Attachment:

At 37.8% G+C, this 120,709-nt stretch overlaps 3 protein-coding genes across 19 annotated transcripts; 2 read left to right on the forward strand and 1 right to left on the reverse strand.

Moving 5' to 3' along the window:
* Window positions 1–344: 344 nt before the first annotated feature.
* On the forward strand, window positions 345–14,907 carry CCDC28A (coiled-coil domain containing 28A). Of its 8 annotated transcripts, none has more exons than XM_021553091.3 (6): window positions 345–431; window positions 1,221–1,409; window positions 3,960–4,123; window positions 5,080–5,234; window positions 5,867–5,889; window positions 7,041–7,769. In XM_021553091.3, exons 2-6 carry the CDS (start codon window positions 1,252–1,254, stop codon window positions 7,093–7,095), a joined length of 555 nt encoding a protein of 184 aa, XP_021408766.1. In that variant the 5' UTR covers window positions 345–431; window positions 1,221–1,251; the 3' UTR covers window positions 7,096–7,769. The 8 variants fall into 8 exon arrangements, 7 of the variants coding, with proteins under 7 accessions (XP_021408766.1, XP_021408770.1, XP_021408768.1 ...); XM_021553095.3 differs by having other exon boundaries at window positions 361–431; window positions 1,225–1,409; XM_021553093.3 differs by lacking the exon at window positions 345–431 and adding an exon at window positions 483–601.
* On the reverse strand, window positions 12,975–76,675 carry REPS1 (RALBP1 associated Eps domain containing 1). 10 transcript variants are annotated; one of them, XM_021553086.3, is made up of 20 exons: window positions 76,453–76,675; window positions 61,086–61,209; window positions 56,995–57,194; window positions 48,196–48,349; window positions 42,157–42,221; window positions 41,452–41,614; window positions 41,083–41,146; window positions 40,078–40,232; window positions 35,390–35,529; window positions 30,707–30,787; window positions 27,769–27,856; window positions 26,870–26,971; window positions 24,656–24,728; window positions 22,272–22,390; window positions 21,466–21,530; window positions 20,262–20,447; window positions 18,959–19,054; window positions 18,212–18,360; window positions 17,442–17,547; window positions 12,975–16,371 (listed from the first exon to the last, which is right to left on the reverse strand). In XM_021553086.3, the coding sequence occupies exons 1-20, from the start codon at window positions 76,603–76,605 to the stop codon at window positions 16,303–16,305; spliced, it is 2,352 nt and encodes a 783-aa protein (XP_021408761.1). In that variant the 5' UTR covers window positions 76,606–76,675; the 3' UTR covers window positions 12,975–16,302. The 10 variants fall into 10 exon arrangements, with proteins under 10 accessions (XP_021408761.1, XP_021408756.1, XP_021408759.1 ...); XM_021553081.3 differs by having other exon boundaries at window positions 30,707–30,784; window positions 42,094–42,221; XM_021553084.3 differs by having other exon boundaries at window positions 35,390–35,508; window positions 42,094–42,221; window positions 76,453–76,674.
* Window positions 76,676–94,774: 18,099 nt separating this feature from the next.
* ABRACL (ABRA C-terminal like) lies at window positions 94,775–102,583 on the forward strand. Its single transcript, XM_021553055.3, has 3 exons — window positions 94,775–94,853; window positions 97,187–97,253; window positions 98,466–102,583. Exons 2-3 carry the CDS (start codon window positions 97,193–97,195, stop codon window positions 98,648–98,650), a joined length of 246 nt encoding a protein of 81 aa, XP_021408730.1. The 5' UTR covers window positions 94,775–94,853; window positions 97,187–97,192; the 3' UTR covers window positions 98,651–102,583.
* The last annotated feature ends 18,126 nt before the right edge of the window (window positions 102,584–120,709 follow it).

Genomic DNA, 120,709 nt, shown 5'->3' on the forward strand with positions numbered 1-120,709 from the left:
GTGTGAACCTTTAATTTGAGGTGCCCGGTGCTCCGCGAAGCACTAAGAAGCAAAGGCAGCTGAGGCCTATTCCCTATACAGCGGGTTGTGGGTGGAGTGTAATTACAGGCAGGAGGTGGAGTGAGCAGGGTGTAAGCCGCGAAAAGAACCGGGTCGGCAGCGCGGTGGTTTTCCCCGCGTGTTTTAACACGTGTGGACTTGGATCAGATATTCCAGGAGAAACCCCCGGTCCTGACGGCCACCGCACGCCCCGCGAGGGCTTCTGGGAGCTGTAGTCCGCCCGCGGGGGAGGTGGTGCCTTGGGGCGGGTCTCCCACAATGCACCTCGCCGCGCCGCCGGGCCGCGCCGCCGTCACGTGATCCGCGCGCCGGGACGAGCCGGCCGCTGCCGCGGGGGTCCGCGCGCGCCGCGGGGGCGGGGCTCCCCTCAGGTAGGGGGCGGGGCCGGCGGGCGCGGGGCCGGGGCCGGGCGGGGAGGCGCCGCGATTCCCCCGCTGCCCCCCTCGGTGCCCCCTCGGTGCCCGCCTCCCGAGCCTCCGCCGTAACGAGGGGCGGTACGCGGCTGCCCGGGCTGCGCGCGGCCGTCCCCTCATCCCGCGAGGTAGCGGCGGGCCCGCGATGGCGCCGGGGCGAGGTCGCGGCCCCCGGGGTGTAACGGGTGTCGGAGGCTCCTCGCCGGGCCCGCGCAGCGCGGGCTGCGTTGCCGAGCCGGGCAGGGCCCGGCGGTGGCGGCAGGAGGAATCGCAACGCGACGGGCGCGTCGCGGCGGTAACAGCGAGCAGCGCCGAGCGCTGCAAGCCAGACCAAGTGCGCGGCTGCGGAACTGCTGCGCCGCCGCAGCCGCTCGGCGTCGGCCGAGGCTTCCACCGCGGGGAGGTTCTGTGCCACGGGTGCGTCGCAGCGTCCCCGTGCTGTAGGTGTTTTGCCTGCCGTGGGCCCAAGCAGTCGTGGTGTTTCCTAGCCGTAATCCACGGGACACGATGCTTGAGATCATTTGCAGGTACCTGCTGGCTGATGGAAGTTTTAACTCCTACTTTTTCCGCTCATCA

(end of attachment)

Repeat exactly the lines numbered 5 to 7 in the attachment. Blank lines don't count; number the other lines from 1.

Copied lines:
* On the reverse strand, window positions 12,975–76,675 carry REPS1 (RALBP1 associated Eps domain containing 1). 10 transcript variants are annotated; one of them, XM_021553086.3, is made up of 20 exons: window positions 76,453–76,675; window positions 61,086–61,209; window positions 56,995–57,194; window positions 48,196–48,349; window positions 42,157–42,221; window positions 41,452–41,614; window positions 41,083–41,146; window positions 40,078–40,232; window positions 35,390–35,529; window positions 30,707–30,787; window positions 27,769–27,856; window positions 26,870–26,971; window positions 24,656–24,728; window positions 22,272–22,390; window positions 21,466–21,530; window positions 20,262–20,447; window positions 18,959–19,054; window positions 18,212–18,360; window positions 17,442–17,547; window positions 12,975–16,371 (listed from the first exon to the last, which is right to left on the reverse strand). In XM_021553086.3, the coding sequence occupies exons 1-20, from the start codon at window positions 76,603–76,605 to the stop codon at window positions 16,303–16,305; spliced, it is 2,352 nt and encodes a 783-aa protein (XP_021408761.1). In that variant the 5' UTR covers window positions 76,606–76,675; the 3' UTR covers window positions 12,975–16,302. The 10 variants fall into 10 exon arrangements, with proteins under 10 accessions (XP_021408761.1, XP_021408756.1, XP_021408759.1 ...); XM_021553081.3 differs by having other exon boundaries at window positions 30,707–30,784; window positions 42,094–42,221; XM_021553084.3 differs by having other exon boundaries at window positions 35,390–35,508; window positions 42,094–42,221; window positions 76,453–76,674.
* Window positions 76,676–94,774: 18,099 nt separating this feature from the next.
* ABRACL (ABRA C-terminal like) lies at window positions 94,775–102,583 on the forward strand. Its single transcript, XM_021553055.3, has 3 exons — window positions 94,775–94,853; window positions 97,187–97,253; window positions 98,466–102,583. Exons 2-3 carry the CDS (start codon window positions 97,193–97,195, stop codon window positions 98,648–98,650), a joined length of 246 nt encoding a protein of 81 aa, XP_021408730.1. The 5' UTR covers window positions 94,775–94,853; window positions 97,187–97,192; the 3' UTR covers window positions 98,651–102,583.